Oil prices largely remained stable amid rising expectations that the Organization of the Petroleum Exporting Countries (OPEC) will continue to withhold supplies that diffused concerns of economic slowdown.

Brent crude edged up 1 cent to $62.30 a barrel, while US West Texas Intermediate gained 40 cents to touch $53.66 per barrel, reported Reuters.

The oil market was also buoyed by Russia’s statement that it may support an extension to the ongoing supply cuts. The prices also received support after China relaxed financing rules to support the economy.

Russia has been a member of the OPEC-led group that reduces supplies to revive prices since the beginning of 2019. The group, known as OPEC+, is scheduled to meet soon to discuss the future of their output policy. They are also working to prevent build-up of a global oil inventory, which may again affect oil prices.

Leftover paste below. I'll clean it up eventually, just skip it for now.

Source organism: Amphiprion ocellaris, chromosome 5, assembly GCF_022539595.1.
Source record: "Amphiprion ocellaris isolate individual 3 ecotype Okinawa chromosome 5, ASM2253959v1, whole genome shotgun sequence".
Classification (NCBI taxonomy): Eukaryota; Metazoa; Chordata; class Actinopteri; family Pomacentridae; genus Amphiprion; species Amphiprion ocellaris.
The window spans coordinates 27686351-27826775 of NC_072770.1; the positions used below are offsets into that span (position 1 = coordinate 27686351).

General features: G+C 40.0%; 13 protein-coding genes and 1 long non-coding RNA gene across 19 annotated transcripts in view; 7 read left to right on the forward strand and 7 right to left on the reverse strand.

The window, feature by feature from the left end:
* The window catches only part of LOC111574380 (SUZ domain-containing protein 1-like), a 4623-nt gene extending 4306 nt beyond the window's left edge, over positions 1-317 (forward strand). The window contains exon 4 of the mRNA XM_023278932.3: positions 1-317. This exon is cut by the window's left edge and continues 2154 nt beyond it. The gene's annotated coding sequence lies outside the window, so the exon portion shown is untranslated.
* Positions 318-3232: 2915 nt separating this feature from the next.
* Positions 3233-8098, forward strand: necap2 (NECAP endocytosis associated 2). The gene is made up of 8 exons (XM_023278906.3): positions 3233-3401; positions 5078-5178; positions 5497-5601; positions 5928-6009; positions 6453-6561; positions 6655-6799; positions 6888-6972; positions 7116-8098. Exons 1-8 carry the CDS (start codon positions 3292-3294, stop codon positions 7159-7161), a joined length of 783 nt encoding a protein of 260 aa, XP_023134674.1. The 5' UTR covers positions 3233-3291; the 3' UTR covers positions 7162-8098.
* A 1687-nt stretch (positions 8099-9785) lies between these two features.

However, oil prices were capped by lingering concerns of slowing demand and economic slowdown. The prices of global benchmark Brent dropped nearly 20% from its 2019 peak of around $75 a barrel in April due to such concerns.

JBC Energy analysts were quoted by Reuters as saying: “It is proving hard work papering over a suite of rather less supportive data being digested by the market.”

Analysts estimate that decelerating global economy will significantly impact fuel consumption. Energy consultancy FGE told Reuters that the global crude demand growth could drop below 1 million barrels per day (bpd) this year, substantially less from the previously predicted figure of around 1.3 to 1.4 million bpd.